There are a lot of things that go into making a successful product, but you can boil it down to two steps above all else:

  • Understand some group of users
  • Serve them what they want

Sure, this is easier said than done but it's kind of comforting that it's so straightforward. If you do these two things right, you're in business. If you do them really well, then people will start talking. This post focuses on how to leverage your user base for growth once that happens. In other words, this is how I'm thinking about user advocacy and referral programs.

Here Be Dragons

If I was too cryptic in my introduction, let me be more clear. If you aren't observing organic user advocacy, that is, if user's aren't already recommending your product to others, then it's probably not the right bet at this stage.

Spend your time and effort on product to get to a place where the offering worth talking about. Until you get there, you probably shouldn't be executing on any of the advice that follows.

Types of User Advocacy

There are two ways that users can advocate for your product: One-to-one and one-to-many. Like most of my breakdowns, this is over-simplistic and not truly categorical, but the dichotomy should be helpful for building a mental framework:

  • One-to-one: This is a direct ask from one of your existing users to a prospective user. Most frequently, we see companies double down on this behavior with referral programs. That means giving users a shareable code and some reward for bringing others onto the platform.
  • One-to-many: Instead of bringing others directly onto the platform, users might advocate for your product in public. This requires people to put themselves "out there" and attach their brand to your companies brand in some way. There are tons of creative ways to decrease friction here including testimonials, user generated content, ambassador programs, and social posting to name a few.

The right approach for you, like most things, depends on the nature of your product. Note that in one-to-one advocacy, volume will be lower but the effectiveness should be much higher. In one-to-many advocacy, the opposite holds true. Some companies like Notion hit on both of these strategies while others pick one and double down.

Variables to Consider

Once you decide on general direction, it's time to talk execution. I like breaking down user advocacy techniques into three parts:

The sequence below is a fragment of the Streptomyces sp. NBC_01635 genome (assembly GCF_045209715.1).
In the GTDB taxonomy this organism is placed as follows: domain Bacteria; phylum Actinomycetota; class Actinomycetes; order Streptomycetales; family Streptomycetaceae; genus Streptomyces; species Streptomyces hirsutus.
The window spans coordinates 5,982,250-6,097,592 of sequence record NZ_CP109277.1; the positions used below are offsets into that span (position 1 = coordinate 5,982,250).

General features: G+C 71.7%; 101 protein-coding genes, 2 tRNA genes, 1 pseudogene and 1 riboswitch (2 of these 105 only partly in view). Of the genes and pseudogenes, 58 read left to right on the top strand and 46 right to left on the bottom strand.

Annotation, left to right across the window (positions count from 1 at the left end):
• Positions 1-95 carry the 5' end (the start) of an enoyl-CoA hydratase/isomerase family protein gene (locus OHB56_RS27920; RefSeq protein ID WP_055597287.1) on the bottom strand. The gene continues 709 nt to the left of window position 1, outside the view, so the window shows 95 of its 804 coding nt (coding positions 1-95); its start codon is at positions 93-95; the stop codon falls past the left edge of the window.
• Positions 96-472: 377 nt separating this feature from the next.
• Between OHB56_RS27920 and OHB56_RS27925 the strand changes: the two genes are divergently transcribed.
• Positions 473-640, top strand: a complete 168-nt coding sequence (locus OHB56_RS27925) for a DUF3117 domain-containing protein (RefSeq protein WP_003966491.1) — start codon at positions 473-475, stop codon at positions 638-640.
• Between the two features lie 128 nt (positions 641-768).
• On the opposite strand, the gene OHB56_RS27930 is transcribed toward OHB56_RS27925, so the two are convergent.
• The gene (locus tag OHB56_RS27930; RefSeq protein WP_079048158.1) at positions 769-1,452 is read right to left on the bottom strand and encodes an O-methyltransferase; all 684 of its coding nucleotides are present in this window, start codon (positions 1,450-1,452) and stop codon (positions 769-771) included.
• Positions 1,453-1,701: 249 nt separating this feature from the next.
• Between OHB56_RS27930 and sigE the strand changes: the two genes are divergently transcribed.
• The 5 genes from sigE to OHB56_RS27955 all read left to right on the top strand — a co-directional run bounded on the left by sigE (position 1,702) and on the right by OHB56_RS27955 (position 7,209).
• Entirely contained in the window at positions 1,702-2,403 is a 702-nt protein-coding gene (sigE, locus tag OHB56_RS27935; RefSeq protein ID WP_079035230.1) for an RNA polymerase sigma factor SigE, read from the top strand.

• Trigger: When do you present the opportunity for user advocacy? For an eCommerce referral program, it might be right after your purchase. For software product video reviews, it might be after some level of user engagement. Ultimately, the best trigger is where motivation to advocate is the strongest. Often that's the moment where the value you provide was just realized by the user.
  • Incentives: This is probably the first thing that comes to mind. "What's in it for me?" is a big part of the equation for increasing motivation to advocate. Some examples are cash, product credits, swag, status, or even new features. The list goes on. Bonus points if your reward leads to more engagement (e.g. free meal on Doordash or $50 on Draftkings) or you can make it double-sided to incentivize the referee as well.
  • Audience: In most cases, it doesn't make sense to target every user for advocacy. Narrowing down your target audience will allow you to offer better incentives and achieve more efficient conversion. Think about what indicates the willingness to advocate and then filter on those attributes.

Running Experiments

Investing in user advocacy might seem like a one-off thing, but it takes a decent amount of time and dedication to get it right. Avoid the trap of "just doing user advocacy" for your product. Set a time limit and goals to hit that indicate need for further investment.

In closing, I'll share my favorite examples of user advocacy for growth to spark some inspiration. While you should consider first principles, user advocacy also isn't an unsolved problem. Plenty of other companies have gotten this right. It's a tried and true strategy, so don't reinvent the wheel right off the bat. Look at what similar products are doing to establish a toolkit, and then ask yourself, "What would work best for us?"

Hope this article was helpful for kicking off a user advocacy strategy. I'm thinking about this frequently at Hugo and I imagine I'll have more thoughts in the future, so stay tuned for more there.

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